Supermarkets go to war over the humble chook

Woolies roast chook

The humble roast chicken has become the latest battle ground in the so called ‘supermarket price wars’. Chooks have always had a special part in the Australian psyche. Who can forget the farce back in the GST debate days of 1999 when the then Labor leader Simon Crean brought a thermometer to parliament demanding to know at what temperature would cooked chicken lose its GST exempt status?  GST on chooks

But I digress. The roast chook is back in the media spot light, this time due to pricing. In January 2016 Coles announced a drop in price for roast chickens from $11 to $8, however within days Woolworths had responded to the threat with a retaliatory price of $7.90. This is just the latest in the ongoing battle between the two giants, we have also seen price wars in milk and bread as well.

So what is going on?

How can price wars be explained? Is it all downside? IF you are a business owner and you find yourself in the midst of a price war what strategies can you employ?

Let’s first consider some general concepts about price. The price for a product tends to send a clear signal to consumers about the brand and positioning of the product and there is a tendency too for price to be a cue to quality (Lacobucci page 116.) So if the supermarket drops its price of chickens do consumers assume that the quality has reduced? Or can you assume that given all the publicity, with the ‘wars’ covered in newspapers, on line and current affairs shows (such as below), that consumers have been educated about the nature of the price war and don’t make adverse quality judgements?

 What’s the strategy?

Typically companies have a strategy when setting price, be it aiming to maximize profit, revenue, volumes sold or profit margin. However in the case of a price war the strategy may simply be survival. (Gould, M 2015)

There is an interesting psychological dimension to price wars. Generally we feel good as consumers about our purchase decisions when we get a discount (Lacobucci page 117.) But the question to ask is how long does this ‘feel good’ factor stay if a product is reduced for a particularly long time? Does the new discounted price become the ‘new normal?’. This is both a risk and an opportunity for the large chains. Citibank analyst Woodford has argued that

“Over the last few years we have seen Coles put some price points out there on some big profile categories – bread milk and now chicken – to try to engrain a perception about pricing” (Low C 2016)

The causalities of ‘war’

Whilst consumers can benefit from price wars, the business world is littered with the corpses of companies that have gone down this route and failed. A price war between Pizza Hut and Dominos in 2015 resulted in 32 Pizza hut franchisees closing down. (Mayes A 2015.)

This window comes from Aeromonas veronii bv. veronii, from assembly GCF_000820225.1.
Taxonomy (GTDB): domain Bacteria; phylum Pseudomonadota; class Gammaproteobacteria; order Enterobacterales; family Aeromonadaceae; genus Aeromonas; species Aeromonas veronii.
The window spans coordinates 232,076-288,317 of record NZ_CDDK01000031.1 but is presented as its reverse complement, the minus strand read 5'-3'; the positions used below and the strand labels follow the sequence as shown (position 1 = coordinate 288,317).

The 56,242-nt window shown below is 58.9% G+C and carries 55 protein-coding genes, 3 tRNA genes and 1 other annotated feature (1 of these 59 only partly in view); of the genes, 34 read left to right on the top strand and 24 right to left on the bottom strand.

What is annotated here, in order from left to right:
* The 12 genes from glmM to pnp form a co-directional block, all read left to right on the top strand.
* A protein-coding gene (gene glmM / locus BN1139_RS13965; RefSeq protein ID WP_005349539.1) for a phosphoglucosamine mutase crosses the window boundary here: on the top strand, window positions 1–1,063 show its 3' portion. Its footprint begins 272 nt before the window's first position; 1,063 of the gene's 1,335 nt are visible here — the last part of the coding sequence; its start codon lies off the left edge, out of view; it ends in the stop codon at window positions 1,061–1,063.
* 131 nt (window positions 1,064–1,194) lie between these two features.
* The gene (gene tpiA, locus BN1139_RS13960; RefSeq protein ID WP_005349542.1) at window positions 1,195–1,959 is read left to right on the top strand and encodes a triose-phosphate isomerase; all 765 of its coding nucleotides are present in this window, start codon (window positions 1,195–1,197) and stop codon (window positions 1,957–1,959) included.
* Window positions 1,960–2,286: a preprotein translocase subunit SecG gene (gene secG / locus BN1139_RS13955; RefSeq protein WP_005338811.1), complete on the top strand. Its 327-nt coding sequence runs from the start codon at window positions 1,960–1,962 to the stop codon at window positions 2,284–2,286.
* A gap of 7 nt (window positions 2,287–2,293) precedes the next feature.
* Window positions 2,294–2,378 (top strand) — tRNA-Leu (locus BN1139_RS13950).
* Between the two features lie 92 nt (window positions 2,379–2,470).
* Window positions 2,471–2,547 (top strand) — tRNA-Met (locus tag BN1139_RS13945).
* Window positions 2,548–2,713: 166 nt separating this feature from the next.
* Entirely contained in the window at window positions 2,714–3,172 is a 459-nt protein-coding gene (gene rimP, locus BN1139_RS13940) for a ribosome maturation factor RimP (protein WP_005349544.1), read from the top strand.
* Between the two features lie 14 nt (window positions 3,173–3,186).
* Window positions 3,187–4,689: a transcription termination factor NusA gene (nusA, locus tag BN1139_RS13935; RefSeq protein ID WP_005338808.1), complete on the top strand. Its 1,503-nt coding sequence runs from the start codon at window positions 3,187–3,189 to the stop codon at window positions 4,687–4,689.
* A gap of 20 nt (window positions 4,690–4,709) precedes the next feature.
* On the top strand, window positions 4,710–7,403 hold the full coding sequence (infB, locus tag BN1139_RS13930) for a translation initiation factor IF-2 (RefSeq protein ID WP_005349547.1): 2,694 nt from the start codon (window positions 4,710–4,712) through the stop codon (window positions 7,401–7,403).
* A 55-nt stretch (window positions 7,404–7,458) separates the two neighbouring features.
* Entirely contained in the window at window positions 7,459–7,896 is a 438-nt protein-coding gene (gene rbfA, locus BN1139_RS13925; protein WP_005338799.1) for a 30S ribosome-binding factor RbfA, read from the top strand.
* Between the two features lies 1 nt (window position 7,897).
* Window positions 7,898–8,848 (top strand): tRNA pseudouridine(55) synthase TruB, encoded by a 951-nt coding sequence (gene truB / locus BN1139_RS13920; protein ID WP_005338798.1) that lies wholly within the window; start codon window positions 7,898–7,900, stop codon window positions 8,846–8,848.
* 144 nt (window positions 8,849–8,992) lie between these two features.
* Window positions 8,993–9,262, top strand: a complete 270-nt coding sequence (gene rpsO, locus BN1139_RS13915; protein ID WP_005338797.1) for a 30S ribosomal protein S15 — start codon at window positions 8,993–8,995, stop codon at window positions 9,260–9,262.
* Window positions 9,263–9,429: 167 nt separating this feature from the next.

Pizza hut

Just the possibility of a price war in the competitive US airline industry led to airline stock price drops in 2015. (Team T 2015). (Airlines price war)

 

Clearly business’s today would benefit if they can employ strategies that avoid the ‘race to the bottom’ mentality of a price war. As the Harvard Business review (Rao et al 2000) notes:

“No matter who wins (the price war) the combatants all seem to end up worse than before they joined the battle”

One option to avoid a price war is to signal to your competitors that you have a low cost structure and hence have the capacity to drop prices to low levels that are difficult to match. (Rao et al 2000). Another option is to respond with non price actions such as dramatically increasing service delivery. Recognising too that not all price wars need a retaliatory response, that only those products that offer next best alternatives to your product are a threat. (Bertini 2014).

So what conclusion can we reach?

Enjoy those cut price chickens whilst they last!

By Carmel Norton

Word press id ; CNORTO

References

A current affair, 2011 Television program, Channel 9, Sydney February 20

Bertini M ‘Price wars and the managers that start them’ London Business School Issue 4 2014 date retrieved 29 April 2016, Deakin university database

Gould, M 2015 ‘Pricing strategies’ Research starters, (On line edition) date retrieved 29 April 2016 Deakin university database

Iacobucci, D 2013, MM4 Student edition, South-Western Cengage Learning, USA

Low C 2016 ‘Cooked chook the new front in supermarket price wars’ Sydney morning herald April 11 2016 date retrieved 15 April 2016 http://www.smh.com.au/business/retail/cooked-chook-the-new-front-in-supermarket-price-wars-20160408-go28p5.html

Mayes A 2015 ‘Pizza hut franchisees launch class action over pizza price war’ News ABC 27 July date retrieved 25 April 2016 http://www.abc.net.au/news/2015-07-27/pizza-hut-franchisees-launch-class-action-over-pizza-price-war/6622748

PM 1999 Radio program, Radio National June 23

Rao A Bergen M Davis S 2000 ‘How to fight a price war’ Harvard Business Review March April 2000 issue date retrieved 28 April 2016 https://hbr.org/2000/03/how-to-fight-a-price-war

Team T 2015 ‘Airline stocks drop as fear of price war clouds the industry’ Forbes date retrieved 27 April 2016 http://www.forbes.com/sites/greatspeculations/2015/06/11/airlines-stocks-drop-as-fear-of-price-war-clouds-the-industry/#1b3a6b2b42d5

 

 

 

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